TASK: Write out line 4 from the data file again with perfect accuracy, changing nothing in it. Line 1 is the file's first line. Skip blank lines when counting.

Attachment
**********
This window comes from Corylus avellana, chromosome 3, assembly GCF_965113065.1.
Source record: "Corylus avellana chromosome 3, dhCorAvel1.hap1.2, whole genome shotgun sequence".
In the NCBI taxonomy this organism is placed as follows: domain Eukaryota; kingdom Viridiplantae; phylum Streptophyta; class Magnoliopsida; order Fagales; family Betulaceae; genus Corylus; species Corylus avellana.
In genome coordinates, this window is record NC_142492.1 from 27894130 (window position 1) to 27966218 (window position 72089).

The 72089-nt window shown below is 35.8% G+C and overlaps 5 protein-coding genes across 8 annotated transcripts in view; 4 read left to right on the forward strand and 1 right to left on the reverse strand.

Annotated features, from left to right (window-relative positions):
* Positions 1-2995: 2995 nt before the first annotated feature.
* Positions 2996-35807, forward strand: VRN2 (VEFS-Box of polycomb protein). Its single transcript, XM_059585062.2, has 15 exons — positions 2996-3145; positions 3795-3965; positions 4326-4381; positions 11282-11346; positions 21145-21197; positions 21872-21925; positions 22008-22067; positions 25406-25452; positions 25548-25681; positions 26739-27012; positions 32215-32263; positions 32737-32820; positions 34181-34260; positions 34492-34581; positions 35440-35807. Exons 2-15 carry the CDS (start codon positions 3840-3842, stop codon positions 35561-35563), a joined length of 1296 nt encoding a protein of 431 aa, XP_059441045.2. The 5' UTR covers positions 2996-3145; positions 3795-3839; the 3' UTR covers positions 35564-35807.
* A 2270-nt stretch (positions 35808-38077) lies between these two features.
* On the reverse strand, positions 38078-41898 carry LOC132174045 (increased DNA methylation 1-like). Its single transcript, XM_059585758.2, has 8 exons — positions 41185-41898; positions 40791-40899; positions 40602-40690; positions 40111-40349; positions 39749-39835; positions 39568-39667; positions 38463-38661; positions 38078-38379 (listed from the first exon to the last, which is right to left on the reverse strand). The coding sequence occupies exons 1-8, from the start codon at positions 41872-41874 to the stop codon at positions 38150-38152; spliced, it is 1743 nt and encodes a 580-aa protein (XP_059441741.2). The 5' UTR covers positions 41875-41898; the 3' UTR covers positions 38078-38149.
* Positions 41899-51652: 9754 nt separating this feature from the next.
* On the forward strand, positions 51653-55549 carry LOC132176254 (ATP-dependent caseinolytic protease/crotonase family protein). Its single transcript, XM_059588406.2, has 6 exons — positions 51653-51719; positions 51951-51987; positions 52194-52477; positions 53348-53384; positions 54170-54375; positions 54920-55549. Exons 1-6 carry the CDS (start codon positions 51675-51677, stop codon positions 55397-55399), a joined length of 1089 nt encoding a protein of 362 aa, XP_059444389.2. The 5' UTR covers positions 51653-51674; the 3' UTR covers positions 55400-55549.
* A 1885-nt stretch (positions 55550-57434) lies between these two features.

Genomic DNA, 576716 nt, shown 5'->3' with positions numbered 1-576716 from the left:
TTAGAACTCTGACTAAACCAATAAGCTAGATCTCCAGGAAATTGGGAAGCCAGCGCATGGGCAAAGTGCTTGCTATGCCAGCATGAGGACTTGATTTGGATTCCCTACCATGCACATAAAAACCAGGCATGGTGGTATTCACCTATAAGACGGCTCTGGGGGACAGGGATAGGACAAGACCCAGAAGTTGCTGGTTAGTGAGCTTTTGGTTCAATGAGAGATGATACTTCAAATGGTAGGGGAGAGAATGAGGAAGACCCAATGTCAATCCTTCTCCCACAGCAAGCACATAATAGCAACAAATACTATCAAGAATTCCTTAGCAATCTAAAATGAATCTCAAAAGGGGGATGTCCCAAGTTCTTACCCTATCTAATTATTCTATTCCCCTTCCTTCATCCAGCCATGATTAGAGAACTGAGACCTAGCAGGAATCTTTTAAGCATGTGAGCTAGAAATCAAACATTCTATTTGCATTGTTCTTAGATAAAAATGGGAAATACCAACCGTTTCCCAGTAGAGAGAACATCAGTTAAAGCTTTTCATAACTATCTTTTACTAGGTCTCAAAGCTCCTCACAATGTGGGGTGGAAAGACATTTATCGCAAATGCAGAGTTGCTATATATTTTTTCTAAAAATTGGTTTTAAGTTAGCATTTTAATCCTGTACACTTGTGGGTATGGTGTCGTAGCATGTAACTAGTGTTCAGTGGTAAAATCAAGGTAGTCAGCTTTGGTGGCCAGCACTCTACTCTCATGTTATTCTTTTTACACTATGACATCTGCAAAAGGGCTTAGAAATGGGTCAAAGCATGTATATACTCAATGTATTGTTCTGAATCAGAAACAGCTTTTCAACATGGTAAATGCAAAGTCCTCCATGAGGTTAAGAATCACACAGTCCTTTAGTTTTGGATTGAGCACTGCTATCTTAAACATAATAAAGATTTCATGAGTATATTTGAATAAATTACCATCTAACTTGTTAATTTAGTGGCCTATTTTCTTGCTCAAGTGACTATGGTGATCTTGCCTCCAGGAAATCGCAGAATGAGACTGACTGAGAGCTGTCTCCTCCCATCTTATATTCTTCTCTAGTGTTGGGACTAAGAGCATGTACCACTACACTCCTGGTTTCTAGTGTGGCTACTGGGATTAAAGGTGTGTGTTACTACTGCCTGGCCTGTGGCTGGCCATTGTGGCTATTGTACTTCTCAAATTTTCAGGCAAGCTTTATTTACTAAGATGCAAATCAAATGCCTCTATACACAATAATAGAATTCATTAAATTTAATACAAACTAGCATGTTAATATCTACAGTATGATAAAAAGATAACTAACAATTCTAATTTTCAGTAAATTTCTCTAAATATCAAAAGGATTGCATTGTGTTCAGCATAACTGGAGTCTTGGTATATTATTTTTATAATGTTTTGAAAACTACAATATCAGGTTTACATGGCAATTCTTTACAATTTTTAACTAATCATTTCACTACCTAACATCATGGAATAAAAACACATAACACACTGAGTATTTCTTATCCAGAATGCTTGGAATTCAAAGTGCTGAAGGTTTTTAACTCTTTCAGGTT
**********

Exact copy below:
In genome coordinates, this window is record NC_142492.1 from 27894130 (window position 1) to 27966218 (window position 72089).